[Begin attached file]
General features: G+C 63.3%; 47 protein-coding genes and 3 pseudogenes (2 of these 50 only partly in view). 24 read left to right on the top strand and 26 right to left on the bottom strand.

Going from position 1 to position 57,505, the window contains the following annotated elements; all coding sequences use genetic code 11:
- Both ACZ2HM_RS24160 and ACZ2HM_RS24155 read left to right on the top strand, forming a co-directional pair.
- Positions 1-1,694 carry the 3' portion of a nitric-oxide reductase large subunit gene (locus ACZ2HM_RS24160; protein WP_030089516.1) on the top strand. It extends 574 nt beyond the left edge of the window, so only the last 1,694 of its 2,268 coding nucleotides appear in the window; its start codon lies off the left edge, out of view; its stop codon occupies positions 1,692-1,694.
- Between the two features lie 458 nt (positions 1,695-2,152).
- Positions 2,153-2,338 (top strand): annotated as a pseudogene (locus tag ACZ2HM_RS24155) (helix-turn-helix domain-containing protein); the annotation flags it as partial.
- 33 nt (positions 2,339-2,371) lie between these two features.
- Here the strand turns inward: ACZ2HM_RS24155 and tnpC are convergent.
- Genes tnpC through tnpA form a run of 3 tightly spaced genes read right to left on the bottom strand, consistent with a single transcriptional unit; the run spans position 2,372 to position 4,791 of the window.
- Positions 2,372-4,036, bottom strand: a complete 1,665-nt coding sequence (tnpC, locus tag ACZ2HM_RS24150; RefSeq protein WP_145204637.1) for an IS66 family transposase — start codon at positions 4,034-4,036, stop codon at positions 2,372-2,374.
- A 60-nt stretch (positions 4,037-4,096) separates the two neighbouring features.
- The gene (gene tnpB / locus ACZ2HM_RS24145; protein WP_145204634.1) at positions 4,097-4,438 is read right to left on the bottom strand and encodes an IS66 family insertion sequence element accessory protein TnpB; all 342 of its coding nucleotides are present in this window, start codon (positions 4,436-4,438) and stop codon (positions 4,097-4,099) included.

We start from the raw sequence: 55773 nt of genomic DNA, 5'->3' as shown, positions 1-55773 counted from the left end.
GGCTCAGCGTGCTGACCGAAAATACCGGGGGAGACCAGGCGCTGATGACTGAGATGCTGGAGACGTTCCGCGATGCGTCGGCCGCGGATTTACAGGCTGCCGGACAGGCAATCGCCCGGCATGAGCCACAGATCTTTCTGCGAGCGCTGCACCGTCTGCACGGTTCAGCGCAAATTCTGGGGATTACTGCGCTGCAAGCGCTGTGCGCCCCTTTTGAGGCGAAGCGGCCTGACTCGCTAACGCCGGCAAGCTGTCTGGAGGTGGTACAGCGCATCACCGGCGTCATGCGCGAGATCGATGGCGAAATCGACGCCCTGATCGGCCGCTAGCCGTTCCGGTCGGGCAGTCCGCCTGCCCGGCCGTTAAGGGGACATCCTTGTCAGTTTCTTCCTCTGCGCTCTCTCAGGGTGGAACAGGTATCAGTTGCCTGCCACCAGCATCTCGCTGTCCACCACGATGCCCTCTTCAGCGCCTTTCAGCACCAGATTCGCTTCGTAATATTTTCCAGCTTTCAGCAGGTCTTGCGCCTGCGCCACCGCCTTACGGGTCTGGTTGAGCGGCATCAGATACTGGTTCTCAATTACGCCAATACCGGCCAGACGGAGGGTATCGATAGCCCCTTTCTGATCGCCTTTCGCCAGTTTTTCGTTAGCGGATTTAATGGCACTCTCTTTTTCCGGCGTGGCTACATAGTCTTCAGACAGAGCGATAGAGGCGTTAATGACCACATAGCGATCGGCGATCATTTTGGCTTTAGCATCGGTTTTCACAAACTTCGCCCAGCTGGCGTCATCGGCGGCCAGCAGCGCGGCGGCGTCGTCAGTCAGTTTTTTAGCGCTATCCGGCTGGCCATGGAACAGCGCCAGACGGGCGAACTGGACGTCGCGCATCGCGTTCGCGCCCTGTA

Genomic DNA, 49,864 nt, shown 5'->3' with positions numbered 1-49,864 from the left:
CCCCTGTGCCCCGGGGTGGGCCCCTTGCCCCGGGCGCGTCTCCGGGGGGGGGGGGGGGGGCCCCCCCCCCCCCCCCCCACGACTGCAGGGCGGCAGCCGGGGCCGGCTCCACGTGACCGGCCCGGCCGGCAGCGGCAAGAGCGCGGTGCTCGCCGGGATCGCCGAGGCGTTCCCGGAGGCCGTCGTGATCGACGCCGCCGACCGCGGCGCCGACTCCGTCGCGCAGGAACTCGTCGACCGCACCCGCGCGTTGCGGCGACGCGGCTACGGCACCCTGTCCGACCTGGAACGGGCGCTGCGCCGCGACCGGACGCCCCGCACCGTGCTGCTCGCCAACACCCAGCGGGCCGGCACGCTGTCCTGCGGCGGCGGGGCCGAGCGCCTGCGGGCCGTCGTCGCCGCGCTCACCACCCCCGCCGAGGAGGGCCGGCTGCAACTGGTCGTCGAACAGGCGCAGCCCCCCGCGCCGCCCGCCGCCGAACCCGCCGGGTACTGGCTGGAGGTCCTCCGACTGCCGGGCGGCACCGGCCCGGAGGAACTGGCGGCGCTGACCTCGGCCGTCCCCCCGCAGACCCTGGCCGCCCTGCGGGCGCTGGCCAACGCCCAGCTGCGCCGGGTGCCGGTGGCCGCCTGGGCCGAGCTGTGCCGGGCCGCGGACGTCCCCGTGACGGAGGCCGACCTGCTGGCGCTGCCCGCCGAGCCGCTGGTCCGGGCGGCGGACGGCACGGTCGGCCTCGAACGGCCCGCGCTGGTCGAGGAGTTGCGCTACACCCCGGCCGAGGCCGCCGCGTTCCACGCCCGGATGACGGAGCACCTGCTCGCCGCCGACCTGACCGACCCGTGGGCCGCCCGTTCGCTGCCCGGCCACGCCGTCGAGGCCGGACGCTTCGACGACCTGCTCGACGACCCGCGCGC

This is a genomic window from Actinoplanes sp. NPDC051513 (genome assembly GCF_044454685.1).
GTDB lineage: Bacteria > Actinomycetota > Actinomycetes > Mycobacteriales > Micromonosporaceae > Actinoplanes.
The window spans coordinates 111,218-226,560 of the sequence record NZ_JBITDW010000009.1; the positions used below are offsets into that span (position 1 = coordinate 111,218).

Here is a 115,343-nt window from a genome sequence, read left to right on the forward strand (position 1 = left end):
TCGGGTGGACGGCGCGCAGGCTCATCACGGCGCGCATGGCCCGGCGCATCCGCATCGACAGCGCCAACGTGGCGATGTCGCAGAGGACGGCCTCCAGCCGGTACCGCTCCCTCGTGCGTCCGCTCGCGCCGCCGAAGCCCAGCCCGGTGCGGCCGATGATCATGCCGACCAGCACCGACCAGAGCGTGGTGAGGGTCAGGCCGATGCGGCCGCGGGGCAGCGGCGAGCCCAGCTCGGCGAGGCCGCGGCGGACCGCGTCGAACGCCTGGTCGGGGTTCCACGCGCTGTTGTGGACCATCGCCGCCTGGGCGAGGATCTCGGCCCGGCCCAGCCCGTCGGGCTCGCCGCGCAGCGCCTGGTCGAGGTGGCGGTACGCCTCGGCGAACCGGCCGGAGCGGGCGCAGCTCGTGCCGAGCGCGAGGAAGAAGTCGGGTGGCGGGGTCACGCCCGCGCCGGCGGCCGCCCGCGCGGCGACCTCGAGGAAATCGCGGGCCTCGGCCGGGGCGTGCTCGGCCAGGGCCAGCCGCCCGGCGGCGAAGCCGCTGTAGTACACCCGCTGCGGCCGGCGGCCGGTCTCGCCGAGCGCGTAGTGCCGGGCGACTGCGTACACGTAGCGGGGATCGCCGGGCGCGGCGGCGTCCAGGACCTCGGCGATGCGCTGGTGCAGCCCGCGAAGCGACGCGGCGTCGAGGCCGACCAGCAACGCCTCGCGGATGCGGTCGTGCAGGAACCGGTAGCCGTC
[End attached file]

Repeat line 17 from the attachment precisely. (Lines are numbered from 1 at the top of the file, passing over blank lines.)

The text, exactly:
This is a genomic window from Actinoplanes sp. NPDC051513 (genome assembly GCF_044454685.1).